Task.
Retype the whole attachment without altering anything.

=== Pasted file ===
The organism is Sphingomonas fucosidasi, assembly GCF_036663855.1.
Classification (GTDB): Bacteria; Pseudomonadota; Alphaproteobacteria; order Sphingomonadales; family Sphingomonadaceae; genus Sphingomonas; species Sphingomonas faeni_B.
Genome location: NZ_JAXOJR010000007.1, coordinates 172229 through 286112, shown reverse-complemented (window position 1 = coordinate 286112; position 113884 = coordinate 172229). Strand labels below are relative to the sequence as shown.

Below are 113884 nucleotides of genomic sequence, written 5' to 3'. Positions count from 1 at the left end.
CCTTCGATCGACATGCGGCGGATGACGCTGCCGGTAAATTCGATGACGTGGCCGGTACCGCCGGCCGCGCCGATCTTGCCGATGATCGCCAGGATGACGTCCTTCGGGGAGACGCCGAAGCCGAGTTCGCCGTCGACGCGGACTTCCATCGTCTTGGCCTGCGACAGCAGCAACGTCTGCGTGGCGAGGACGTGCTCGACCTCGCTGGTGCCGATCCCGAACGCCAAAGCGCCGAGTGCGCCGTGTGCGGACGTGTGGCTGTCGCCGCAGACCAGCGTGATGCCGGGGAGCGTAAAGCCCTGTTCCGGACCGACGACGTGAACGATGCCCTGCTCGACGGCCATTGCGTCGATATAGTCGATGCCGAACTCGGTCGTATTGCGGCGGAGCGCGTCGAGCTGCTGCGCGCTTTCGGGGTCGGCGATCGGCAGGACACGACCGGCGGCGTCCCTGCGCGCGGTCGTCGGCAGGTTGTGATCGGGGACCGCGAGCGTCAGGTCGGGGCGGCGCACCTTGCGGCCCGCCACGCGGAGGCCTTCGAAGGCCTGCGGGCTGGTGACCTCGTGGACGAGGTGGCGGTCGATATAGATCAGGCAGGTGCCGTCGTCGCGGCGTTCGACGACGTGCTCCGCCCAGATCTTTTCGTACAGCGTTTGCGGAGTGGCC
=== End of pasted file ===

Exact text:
The organism is Sphingomonas fucosidasi, assembly GCF_036663855.1.
Classification (GTDB): Bacteria; Pseudomonadota; Alphaproteobacteria; order Sphingomonadales; family Sphingomonadaceae; genus Sphingomonas; species Sphingomonas faeni_B.
Genome location: NZ_JAXOJR010000007.1, coordinates 172229 through 286112, shown reverse-complemented (window position 1 = coordinate 286112; position 113884 = coordinate 172229). Strand labels below are relative to the sequence as shown.

Below are 113884 nucleotides of genomic sequence, written 5' to 3'. Positions count from 1 at the left end.
CCTTCGATCGACATGCGGCGGATGACGCTGCCGGTAAATTCGATGACGTGGCCGGTACCGCCGGCCGCGCCGATCTTGCCGATGATCGCCAGGATGACGTCCTTCGGGGAGACGCCGAAGCCGAGTTCGCCGTCGACGCGGACTTCCATCGTCTTGGCCTGCGACAGCAGCAACGTCTGCGTGGCGAGGACGTGCTCGACCTCGCTGGTGCCGATCCCGAACGCCAAAGCGCCGAGTGCGCCGTGTGCGGACGTGTGGCTGTCGCCGCAGACCAGCGTGATGCCGGGGAGCGTAAAGCCCTGTTCCGGACCGACGACGTGAACGATGCCCTGCTCGACGGCCATTGCGTCGATATAGTCGATGCCGAACTCGGTCGTATTGCGGCGGAGCGCGTCGAGCTGCTGCGCGCTTTCGGGGTCGGCGATCGGCAGGACACGACCGGCGGCGTCCCTGCGCGCGGTCGTCGGCAGGTTGTGATCGGGGACCGCGAGCGTCAGGTCGGGGCGGCGCACCTTGCGGCCCGCCACGCGGAGGCCTTCGAAGGCCTGCGGGCTGGTGACCTCGTGGACGAGGTGGCGGTCGATATAGATCAGGCAGGTGCCGTCGTCGCGGCGTTCGACGACGTGCTCCGCCCAGATCTTTTCGTACAGCGTTTGCGGAGTGGCC